That’s why it’s been difficult to understand, because the entire ‘ruling class’, even though they make up only that 1%, isn’t on board with the destruction. Only a handful of them are. (and of course I mean ‘handful’ as relative to that 1%). From the very beginning, this has been a CABAL, and a radical one, lead by a pack, with people like Dick Cheney way at the top of the cell. (it’s true, they’re no different than any other highly sophisticated terror cell, the type that overthrow governments, and know well how to do it.) But I still don’t think that it has involved that entire ruling class, because it IS against their own interests.

But, that isn’t the case with the Cabal, who represent the worst kind of Kleptocrats that history has to cough up. Remember Mobutu of the former Zaire, and Mugabe of the current Zimbabwe…both Kleptocrats in the vein with all of the other traits that come with an Authoritarian regime. These are as much kleptocracies as they are any other authoritarian strain, and it’s not such an unusual thing to find if we look back to other dictator of fascist regimes. Hitler did the same thing, in respect to the total ruination of the Germany economy, and in the end, the global economy took a dive as well, resulting in WWII.

But that’s not what the entire ruling class has wrought. The CABAL carried it much further, (since this kleptocracy has been in effect for a long time now, once the Corps became the Government) with the tyranny that 9/11 allowed for. 9/11 became the perfect way to completely dissolve the rule of law that would have otherwise acted as a safeguard against this very complete takeover by a relatively small bunch. (fascists and totalitarian regimes ALWAYS use ‘national security’ as a means to grab uncontrolled power).

It’s still very difficult to comprehend on all levels and at every channel. But, at least folks are finally beginning to understand that something terrible has occurred. I don’t know if it’s too little too late though. It would seem that way.

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By cyrena, September 10, 2008 at 11:20 pm Link to this comment

2 of 2

I’m far less inclined than others to put the CFR and the TLC at the center of this though. MAYBE the Bilderberg group, and that’s not to say that there are not ‘elements’ of the CFR or the TLC included. But I still don’t see the first 2 at the center of this. So, while it’s certainly helpful to be AWARE of any of these groups, we can easily become distracted by red herrings. I’m far more concerned about The Federalist Society and the Judges they’ve produced than I am with the CFR or the TLC. Both the Trilateral Commission and the Council on Foreign Relations are very old and transparent organizations. The Bilderberg group is far more shadowy, but that could be what makes it such an easy hit for a conspiracy…it may very well be as some theorists are claiming. Because…SOMEBOD(IES) had to plan this, and well in advance, just as the very long and involved language of the Patriot Act was planned well and long in advance.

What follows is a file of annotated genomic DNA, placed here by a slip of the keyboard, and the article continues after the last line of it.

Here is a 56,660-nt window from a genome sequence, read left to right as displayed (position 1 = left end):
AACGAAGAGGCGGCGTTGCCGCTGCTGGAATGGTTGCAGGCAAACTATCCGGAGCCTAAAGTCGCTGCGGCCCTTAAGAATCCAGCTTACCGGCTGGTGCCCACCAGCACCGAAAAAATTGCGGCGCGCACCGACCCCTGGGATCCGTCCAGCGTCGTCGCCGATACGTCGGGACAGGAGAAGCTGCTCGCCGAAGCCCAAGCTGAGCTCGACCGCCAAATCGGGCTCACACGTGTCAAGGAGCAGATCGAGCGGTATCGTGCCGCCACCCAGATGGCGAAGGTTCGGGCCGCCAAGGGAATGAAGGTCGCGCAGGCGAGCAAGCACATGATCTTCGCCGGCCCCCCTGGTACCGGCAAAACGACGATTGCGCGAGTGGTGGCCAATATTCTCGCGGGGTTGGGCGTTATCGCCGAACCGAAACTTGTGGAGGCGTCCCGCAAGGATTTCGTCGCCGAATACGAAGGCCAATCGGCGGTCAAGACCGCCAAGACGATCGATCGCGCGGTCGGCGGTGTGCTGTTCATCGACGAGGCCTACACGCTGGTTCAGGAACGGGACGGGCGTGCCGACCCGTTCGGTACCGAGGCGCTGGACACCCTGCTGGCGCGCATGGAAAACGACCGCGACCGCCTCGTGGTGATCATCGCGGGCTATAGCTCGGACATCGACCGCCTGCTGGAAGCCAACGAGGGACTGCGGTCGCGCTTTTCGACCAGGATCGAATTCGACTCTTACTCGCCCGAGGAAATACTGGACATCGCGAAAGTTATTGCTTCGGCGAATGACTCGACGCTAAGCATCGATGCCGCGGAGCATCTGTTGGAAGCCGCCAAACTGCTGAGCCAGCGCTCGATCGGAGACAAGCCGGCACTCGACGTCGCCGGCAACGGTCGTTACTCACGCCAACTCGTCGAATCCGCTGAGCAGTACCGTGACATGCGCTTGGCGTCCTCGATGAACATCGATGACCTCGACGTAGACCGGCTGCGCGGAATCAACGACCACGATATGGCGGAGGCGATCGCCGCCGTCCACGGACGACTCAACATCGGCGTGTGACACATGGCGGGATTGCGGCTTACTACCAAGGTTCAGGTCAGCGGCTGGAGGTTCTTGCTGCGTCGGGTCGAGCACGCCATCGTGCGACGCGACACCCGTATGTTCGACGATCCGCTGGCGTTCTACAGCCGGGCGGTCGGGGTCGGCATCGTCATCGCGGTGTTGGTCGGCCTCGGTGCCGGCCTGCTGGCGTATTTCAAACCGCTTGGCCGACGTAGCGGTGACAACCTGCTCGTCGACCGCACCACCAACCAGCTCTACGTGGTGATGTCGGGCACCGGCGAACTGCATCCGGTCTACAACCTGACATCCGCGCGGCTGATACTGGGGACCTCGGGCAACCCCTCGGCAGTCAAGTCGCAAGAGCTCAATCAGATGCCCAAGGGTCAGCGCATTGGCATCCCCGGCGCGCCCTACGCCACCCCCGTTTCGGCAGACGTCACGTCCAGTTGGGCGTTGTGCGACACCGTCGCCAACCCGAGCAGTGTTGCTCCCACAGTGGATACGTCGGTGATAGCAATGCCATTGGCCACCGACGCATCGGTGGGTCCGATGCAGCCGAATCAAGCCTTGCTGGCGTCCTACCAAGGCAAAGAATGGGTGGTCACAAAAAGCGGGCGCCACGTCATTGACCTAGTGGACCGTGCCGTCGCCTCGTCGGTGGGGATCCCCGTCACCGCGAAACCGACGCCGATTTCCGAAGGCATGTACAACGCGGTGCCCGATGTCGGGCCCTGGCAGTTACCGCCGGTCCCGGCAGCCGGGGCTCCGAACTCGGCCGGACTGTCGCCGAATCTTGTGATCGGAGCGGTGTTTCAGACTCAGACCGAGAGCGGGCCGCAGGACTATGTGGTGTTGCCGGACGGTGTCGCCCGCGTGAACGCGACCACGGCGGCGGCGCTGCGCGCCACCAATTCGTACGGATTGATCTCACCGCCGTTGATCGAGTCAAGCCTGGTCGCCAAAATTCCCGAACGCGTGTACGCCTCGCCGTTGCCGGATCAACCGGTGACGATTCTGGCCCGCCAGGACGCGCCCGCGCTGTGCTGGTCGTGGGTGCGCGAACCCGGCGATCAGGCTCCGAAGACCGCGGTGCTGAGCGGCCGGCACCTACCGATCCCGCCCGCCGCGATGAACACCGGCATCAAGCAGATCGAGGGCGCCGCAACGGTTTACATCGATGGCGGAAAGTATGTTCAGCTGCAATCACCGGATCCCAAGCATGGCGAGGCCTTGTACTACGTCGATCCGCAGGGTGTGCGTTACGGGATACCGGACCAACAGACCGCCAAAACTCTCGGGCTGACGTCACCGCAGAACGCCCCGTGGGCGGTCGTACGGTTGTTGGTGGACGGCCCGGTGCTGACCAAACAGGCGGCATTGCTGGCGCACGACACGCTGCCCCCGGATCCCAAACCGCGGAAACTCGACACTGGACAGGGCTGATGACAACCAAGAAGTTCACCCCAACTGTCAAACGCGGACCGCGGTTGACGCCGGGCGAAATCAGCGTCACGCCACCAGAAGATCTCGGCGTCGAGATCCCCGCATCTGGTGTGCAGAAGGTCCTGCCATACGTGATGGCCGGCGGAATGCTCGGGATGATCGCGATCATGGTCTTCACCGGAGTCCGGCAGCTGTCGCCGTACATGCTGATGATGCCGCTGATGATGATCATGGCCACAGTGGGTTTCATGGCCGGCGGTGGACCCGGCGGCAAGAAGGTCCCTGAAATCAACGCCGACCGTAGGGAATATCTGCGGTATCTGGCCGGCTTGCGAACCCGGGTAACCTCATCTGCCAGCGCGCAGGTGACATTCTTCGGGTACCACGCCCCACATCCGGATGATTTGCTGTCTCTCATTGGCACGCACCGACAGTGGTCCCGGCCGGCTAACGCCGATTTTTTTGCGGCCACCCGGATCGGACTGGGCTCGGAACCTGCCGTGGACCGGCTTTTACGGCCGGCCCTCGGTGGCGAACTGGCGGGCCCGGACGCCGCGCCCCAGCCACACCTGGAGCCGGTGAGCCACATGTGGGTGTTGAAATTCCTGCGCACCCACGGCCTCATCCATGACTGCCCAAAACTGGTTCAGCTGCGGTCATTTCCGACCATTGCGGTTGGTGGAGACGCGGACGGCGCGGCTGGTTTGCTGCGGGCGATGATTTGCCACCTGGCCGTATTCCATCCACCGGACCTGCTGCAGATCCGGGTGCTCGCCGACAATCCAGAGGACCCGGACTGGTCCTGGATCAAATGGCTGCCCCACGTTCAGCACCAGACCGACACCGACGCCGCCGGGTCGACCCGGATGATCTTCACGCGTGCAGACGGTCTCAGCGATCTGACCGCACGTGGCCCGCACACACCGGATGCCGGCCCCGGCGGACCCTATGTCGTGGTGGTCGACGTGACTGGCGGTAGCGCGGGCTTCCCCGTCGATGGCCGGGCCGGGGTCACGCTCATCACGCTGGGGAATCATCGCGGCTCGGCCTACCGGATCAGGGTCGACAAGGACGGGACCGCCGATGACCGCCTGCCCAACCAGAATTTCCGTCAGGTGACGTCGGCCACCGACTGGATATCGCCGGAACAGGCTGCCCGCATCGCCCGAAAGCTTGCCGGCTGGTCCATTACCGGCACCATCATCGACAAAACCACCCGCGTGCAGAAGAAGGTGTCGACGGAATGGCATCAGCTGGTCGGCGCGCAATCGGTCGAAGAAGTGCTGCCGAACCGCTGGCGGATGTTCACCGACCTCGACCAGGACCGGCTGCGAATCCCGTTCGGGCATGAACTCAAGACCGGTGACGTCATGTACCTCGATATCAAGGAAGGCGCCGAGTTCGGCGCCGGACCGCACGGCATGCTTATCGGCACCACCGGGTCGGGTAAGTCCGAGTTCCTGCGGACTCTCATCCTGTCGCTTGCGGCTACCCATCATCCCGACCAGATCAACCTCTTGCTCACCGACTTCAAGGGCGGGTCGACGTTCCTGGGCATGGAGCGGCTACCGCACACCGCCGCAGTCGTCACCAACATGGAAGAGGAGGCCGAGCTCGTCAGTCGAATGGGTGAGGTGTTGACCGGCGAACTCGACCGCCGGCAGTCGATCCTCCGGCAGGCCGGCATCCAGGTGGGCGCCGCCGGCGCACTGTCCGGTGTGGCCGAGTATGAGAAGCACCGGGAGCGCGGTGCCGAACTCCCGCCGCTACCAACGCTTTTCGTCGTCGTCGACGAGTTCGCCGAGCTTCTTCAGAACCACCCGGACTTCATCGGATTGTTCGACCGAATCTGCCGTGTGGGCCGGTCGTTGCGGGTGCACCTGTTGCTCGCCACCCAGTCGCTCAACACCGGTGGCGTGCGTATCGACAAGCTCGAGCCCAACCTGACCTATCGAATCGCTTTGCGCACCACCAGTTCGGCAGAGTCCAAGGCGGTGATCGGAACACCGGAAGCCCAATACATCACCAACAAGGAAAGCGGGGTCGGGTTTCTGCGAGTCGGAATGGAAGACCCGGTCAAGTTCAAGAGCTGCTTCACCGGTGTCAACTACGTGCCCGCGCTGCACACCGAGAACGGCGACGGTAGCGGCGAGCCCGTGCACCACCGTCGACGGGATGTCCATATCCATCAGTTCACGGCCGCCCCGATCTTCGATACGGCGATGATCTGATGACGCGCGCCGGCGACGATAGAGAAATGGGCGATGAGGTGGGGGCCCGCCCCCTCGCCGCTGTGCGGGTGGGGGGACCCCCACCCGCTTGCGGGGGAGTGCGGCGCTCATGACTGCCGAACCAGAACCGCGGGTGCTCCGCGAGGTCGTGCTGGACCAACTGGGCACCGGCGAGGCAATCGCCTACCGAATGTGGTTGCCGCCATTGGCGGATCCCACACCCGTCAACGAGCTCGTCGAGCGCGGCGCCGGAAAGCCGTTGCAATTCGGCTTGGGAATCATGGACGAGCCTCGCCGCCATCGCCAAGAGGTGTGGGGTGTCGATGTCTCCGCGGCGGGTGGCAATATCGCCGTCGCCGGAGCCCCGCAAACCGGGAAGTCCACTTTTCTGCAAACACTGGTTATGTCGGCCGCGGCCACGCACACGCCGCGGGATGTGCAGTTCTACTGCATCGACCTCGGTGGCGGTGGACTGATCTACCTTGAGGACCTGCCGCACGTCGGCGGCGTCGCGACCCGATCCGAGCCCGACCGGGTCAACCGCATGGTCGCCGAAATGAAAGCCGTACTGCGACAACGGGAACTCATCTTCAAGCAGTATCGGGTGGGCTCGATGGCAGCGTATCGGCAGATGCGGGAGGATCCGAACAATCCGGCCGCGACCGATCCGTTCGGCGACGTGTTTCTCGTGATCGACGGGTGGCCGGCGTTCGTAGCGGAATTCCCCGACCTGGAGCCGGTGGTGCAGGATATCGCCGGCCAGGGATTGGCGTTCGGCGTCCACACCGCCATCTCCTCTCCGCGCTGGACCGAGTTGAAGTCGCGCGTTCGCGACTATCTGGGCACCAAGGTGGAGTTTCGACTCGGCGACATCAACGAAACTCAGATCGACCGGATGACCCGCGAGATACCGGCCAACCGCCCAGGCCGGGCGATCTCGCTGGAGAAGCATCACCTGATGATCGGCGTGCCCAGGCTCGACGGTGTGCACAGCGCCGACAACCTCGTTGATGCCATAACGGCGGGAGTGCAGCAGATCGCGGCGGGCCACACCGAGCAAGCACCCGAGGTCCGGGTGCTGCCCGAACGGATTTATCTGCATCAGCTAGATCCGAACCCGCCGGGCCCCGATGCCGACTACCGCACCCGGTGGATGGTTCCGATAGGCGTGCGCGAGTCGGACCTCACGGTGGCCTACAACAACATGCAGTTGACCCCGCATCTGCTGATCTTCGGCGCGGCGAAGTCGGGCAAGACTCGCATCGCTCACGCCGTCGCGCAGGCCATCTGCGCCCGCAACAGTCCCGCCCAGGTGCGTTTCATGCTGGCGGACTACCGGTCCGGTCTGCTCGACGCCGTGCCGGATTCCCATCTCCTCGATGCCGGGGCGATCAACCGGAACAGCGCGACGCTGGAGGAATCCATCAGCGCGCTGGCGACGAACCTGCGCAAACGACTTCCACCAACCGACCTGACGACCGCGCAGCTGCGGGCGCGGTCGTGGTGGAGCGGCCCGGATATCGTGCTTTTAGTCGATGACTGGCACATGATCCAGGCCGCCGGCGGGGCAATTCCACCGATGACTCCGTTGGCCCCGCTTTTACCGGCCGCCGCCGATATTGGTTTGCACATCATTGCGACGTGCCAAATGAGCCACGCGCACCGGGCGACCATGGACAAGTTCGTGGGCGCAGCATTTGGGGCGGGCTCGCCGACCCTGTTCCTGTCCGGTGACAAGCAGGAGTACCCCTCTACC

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By samosamo, September 10, 2008 at 8:58 pm Link to this comment

By Folktruther, September 10 at 7:38 pm

***Why did the ruling class embark on this ruinious adventure which was so contrary to their own interests not to mention the people of the US and the world.  Why did they do it.  Why?***

That I venture to say would take you into the secret, secret world of the ‘elites’(or people who have an innate need for all the money whether by hook or crook)because no matter how you look at it, these are the people that do not want to have someone else with more money than them telling them what to do. If you look into the bilderberg group, council of foreign relations, the trilateral commission and a few other ‘elitist’ groups you may find some indications of the whyfors, whatnots, and hows and whens; even then the ‘elites’ don’t altogether see eye to eye and and are not above fucking each other over(a natural human trait), but in the end it is power which they gauge by the amount of money they control.
In my readings I have run across a depopulation of the human race and a feudal system of old to allow the ‘elites’ the better and finer places in the world. And I am sure anyone can find other reasons. Whatever their agenda and purpose, they don’t care about what happens to the majority of the people which puts it at a war having been declared on the serfs and peons.

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By Folktruther, September 10, 2008 at 8:38 pm Link to this comment

KDelphi, samosamo, and diamond all agree that the Gops were economically and militarily irresponsible to a point where the US is on the point of colapse.